Chief executives who have no real plans to turn around troubled companies often offer generalities in the place of details. Put another way, they put vagueness in the place of tactics, and hope in the place of action. The new CEO of Best Buy Co. Inc. (NYSE: BBY) did precisely this as he tried to talk around the fact that he has no clue how to right the large consumer electronics retailer.
Best Buy held a meeting for securities analysts, and new CEO Hubert Joly had nothing useful to say. He described his company as if it was currently a raging success:
Among Best Buy's great strengths he included:
We are the leader in a growing and fragmented market and our market share has been stable or growing in most product categories. We have a highly skilled and engaged workforce that is passionate about customer service. We have a large customer base with 40 million active members in our loyalty program. And we have a unique and compelling value proposition, providing distinctive customer benefits - including access to the latest devices, impartial and knowledgeable advice, competitive prices, the convenience of a multi-channel shopping experience and expert support via our Geek Squad. This is a very strong platform on which to build.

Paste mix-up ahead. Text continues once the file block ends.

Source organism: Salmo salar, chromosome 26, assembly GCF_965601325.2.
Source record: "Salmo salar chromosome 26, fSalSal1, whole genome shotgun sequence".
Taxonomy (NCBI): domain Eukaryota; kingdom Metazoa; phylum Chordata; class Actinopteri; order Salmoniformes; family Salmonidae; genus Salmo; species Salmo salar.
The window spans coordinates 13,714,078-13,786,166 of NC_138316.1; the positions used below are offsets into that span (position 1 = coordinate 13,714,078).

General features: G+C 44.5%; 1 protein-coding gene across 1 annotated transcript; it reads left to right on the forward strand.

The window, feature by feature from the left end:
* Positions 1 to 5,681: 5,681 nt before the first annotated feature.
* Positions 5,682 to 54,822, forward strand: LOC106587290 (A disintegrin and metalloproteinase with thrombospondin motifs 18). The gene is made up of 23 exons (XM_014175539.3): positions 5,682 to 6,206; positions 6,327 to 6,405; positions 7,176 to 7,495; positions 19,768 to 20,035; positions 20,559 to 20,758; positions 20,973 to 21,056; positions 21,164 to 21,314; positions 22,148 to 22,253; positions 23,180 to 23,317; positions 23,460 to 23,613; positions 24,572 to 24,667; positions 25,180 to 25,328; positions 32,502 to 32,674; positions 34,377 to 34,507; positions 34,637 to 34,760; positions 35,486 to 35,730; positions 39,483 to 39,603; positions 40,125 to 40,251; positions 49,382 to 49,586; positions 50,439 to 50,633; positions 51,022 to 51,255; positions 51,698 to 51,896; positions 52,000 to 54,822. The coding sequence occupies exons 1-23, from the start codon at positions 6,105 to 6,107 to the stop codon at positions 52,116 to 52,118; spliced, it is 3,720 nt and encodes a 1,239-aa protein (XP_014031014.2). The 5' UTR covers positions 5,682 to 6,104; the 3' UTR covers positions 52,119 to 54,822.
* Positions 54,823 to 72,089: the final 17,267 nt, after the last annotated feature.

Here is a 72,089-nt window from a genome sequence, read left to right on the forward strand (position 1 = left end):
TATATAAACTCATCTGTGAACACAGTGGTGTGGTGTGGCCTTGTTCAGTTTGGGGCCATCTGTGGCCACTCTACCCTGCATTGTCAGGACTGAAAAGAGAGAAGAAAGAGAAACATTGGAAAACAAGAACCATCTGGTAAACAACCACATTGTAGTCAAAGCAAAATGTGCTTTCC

Investors who have driven the stock ever lower apparently have missed the advantages of these things.
Joly did set goals, but they were goals without time frames and without specifics.
As if his predecessor did not put up a losing fight against Amazon.com Inc. (NASDAQ: AMZN).
Those are basic merchandising programs that almost all large retailers already have in place, including Best Buy.
Best Buy aspires to achieve over time an operating margin of five to six percent and a return on invested capital of 13 to 15 percent.
Aspirations worthless to investors, and so is a plan for success without a timetable.
A mission best suited to religious groups and the Red Cross.
Douglas A. McIntyre
Filed under: 24/7 Wall St. Wire, Corporate Governance, Retail, Turnarounds Tagged: AMZN, BBY, featured